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Interpreting Information Security Research Results

An abundance of information security research is performed every year. Surveys that measure the foci and activities of information security practices, funding allocated to IT security, types of security controls that are being used, attitudes concerning compliance, number and types of incidents that have occurred, and amount of incident-related financial loss are just a few of the many that are taken. Large organizations such as the Computer Security Institute and ISACA and corporations such as the Big Four accounting firms are particularly likely to conduct these surveys. No matter what the year is, results generally indicate that funding and staffing are never sufficient, that senior management is prone to overlook information security-related risk, that the cost of security breaches is growing, and that certain types of security-related technology is used more widely than others.

The fact that so much information security-related research is conducted is a good thing, but too often the way the research is conducted and the results of such research are interpreted greatly troubles me. For example, suppose that results of a study indicate that the amount of funding for information security and the amount of security breach-related losses are inversely proportional to each other, that is, the more spending, the lower the losses, and vice versa. Too often the conclusion drawn is that spending more money on security produces results in less financial loss due to security breaches. This conclusion may make sense to individuals who do not know about scientific research, but it is completely specious to those who do. Controlled experiments were not conducted, and as such, causative conclusions cannot be drawn, no matter how high the absolute value (positive or negative) the correlation coefficient turned out to be.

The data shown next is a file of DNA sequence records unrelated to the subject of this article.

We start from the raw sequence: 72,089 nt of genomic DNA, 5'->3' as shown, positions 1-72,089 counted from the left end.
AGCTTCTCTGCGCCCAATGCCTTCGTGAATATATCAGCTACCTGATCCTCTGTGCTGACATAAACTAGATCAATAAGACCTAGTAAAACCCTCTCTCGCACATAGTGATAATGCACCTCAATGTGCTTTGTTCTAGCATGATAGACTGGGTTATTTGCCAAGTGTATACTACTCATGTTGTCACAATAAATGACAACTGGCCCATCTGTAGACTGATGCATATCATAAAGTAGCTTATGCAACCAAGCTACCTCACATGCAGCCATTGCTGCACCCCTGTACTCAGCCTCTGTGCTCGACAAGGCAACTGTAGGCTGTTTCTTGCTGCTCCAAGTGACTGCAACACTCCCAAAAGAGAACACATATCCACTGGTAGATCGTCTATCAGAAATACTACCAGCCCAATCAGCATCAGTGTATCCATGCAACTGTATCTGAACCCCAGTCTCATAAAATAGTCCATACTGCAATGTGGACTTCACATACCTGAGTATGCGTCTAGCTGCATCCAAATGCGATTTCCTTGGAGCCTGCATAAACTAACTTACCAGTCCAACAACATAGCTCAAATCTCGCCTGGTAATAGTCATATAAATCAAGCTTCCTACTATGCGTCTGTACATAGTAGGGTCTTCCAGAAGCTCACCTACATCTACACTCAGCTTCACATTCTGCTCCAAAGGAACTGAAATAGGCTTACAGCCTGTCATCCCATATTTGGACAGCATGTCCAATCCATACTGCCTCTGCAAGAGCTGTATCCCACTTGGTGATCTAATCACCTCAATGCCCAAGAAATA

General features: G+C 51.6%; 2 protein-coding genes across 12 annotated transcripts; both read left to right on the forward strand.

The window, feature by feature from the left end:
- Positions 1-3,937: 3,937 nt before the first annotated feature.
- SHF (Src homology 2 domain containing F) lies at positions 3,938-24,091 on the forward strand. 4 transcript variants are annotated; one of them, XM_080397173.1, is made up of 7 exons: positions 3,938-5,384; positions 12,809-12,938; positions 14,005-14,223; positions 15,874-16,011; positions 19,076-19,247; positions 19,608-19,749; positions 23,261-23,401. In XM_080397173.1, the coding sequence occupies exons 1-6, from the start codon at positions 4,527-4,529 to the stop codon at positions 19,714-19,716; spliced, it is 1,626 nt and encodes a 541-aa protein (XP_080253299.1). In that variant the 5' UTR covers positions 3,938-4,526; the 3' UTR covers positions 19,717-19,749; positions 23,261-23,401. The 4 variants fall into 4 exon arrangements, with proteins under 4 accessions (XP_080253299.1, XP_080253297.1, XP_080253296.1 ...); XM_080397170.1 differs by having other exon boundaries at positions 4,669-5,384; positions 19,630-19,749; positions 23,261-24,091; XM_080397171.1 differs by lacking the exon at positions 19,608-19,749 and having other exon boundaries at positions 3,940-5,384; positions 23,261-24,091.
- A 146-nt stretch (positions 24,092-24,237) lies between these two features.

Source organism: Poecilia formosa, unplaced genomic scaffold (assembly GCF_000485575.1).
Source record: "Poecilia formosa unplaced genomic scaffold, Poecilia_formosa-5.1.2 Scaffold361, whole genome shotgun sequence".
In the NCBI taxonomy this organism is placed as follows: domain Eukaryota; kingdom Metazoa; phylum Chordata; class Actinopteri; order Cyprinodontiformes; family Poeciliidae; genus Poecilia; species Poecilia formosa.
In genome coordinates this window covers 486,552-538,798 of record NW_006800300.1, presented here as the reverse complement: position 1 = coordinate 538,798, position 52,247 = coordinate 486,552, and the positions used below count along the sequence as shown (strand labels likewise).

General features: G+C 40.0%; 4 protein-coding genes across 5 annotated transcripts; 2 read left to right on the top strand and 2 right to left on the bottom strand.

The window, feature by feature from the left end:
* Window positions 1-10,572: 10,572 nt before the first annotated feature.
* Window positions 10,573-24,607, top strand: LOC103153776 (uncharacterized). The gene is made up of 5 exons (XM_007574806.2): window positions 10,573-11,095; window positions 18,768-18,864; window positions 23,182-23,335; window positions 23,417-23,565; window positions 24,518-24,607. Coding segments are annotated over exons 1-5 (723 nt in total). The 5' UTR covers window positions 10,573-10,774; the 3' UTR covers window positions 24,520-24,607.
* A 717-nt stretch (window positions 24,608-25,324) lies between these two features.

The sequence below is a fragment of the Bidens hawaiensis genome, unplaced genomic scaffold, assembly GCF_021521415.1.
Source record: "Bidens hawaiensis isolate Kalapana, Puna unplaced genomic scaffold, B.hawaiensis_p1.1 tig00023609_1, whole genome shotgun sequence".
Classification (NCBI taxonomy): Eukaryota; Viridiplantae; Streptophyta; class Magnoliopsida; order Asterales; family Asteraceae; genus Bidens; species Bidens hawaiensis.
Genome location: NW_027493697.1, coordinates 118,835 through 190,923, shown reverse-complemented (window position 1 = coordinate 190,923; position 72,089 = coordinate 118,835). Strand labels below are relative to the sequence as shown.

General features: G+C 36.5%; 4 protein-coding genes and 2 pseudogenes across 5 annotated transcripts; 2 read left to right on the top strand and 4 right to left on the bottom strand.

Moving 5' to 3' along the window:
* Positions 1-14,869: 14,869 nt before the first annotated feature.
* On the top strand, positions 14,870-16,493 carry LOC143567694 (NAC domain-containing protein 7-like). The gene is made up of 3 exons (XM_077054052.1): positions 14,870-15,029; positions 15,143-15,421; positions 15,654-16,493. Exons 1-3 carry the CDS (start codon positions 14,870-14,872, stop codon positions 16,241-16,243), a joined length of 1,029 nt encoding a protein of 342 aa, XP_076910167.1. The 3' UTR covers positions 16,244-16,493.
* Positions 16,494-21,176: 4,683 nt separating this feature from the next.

Similarly, many studies compare two or more groups of individuals, organizations, security practices, or other entities. Results typically show that one group of individuals, organizations, or security practices scored higher on one or more measures than did others. For example, I am familiar with several studies, the results of which show that those who engage in black hat activities are more anti-social and introverted than others. The problem with so many of these studies is that the subjects of these studies have been chosen by the researcher or may have preselected themselves by volunteering to participate in a survey that was posted on a public Web site rather than being randomly selected. As such, being able to derive valid generalizations from the results is impossible, because the results may have been due solely to selection factors.

Another gripe I have concerning much of the research conducted in the information security arena is using far too small sample sizes. Incredibly, I have seen grandiose claims based on research in which only 50 or 60 individuals were involved in a study. Again the problem is being able to derive valid generalizations from the results.

The information security arena has some excellent certifications, but curiously none of them tap being able to adequately interpret information security-related research results, something that competent information security professionals need to be able to do. This oversight needs to be corrected—the sooner, the better.

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